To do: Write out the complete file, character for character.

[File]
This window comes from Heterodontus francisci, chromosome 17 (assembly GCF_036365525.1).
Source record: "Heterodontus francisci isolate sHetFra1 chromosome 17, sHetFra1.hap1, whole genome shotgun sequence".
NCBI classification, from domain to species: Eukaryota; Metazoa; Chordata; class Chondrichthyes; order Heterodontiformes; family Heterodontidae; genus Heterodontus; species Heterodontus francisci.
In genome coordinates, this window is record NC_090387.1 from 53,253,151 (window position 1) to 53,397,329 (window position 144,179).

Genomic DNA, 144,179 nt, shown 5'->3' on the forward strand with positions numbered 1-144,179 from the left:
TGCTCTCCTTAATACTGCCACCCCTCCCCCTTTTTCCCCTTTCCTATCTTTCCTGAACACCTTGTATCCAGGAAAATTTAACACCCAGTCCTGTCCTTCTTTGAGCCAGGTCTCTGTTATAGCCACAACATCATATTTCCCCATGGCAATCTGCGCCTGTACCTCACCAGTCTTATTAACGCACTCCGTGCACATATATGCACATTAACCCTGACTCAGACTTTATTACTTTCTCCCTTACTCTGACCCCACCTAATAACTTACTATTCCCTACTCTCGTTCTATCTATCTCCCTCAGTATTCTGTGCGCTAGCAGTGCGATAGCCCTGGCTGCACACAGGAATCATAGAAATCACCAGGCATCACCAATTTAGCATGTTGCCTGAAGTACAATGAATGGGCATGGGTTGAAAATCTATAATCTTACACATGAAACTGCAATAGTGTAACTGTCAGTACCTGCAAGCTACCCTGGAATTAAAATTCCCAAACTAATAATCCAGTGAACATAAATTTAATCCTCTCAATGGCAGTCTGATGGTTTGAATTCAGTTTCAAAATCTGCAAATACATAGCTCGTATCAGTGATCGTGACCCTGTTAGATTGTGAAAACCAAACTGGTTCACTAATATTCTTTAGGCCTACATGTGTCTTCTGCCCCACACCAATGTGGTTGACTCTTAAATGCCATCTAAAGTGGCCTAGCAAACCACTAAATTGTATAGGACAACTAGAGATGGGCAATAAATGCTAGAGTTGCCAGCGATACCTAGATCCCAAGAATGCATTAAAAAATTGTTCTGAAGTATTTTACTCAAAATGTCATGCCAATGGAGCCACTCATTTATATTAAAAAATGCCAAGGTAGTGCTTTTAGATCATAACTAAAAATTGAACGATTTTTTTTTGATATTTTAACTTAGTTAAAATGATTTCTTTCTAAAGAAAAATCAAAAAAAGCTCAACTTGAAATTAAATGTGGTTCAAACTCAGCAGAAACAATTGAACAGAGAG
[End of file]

This window comes from Heterodontus francisci, chromosome 17 (assembly GCF_036365525.1).
Source record: "Heterodontus francisci isolate sHetFra1 chromosome 17, sHetFra1.hap1, whole genome shotgun sequence".
NCBI classification, from domain to species: Eukaryota; Metazoa; Chordata; class Chondrichthyes; order Heterodontiformes; family Heterodontidae; genus Heterodontus; species Heterodontus francisci.
In genome coordinates, this window is record NC_090387.1 from 53,253,151 (window position 1) to 53,397,329 (window position 144,179).

Genomic DNA, 144,179 nt, shown 5'->3' on the forward strand with positions numbered 1-144,179 from the left:
TGCTCTCCTTAATACTGCCACCCCTCCCCCTTTTTCCCCTTTCCTATCTTTCCTGAACACCTTGTATCCAGGAAAATTTAACACCCAGTCCTGTCCTTCTTTGAGCCAGGTCTCTGTTATAGCCACAACATCATATTTCCCCATGGCAATCTGCGCCTGTACCTCACCAGTCTTATTAACGCACTCCGTGCACATATATGCACATTAACCCTGACTCAGACTTTATTACTTTCTCCCTTACTCTGACCCCACCTAATAACTTACTATTCCCTACTCTCGTTCTATCTATCTCCCTCAGTATTCTGTGCGCTAGCAGTGCGATAGCCCTGGCTGCACACAGGAATCATAGAAATCACCAGGCATCACCAATTTAGCATGTTGCCTGAAGTACAATGAATGGGCATGGGTTGAAAATCTATAATCTTACACATGAAACTGCAATAGTGTAACTGTCAGTACCTGCAAGCTACCCTGGAATTAAAATTCCCAAACTAATAATCCAGTGAACATAAATTTAATCCTCTCAATGGCAGTCTGATGGTTTGAATTCAGTTTCAAAATCTGCAAATACATAGCTCGTATCAGTGATCGTGACCCTGTTAGATTGTGAAAACCAAACTGGTTCACTAATATTCTTTAGGCCTACATGTGTCTTCTGCCCCACACCAATGTGGTTGACTCTTAAATGCCATCTAAAGTGGCCTAGCAAACCACTAAATTGTATAGGACAACTAGAGATGGGCAATAAATGCTAGAGTTGCCAGCGATACCTAGATCCCAAGAATGCATTAAAAAATTGTTCTGAAGTATTTTACTCAAAATGTCATGCCAATGGAGCCACTCATTTATATTAAAAAATGCCAAGGTAGTGCTTTTAGATCATAACTAAAAATTGAACGATTTTTTTTTGATATTTTAACTTAGTTAAAATGATTTCTTTCTAAAGAAAAATCAAAAAAAGCTCAACTTGAAATTAAATGTGGTTCAAACTCAGCAGAAACAATTGAACAGAGAG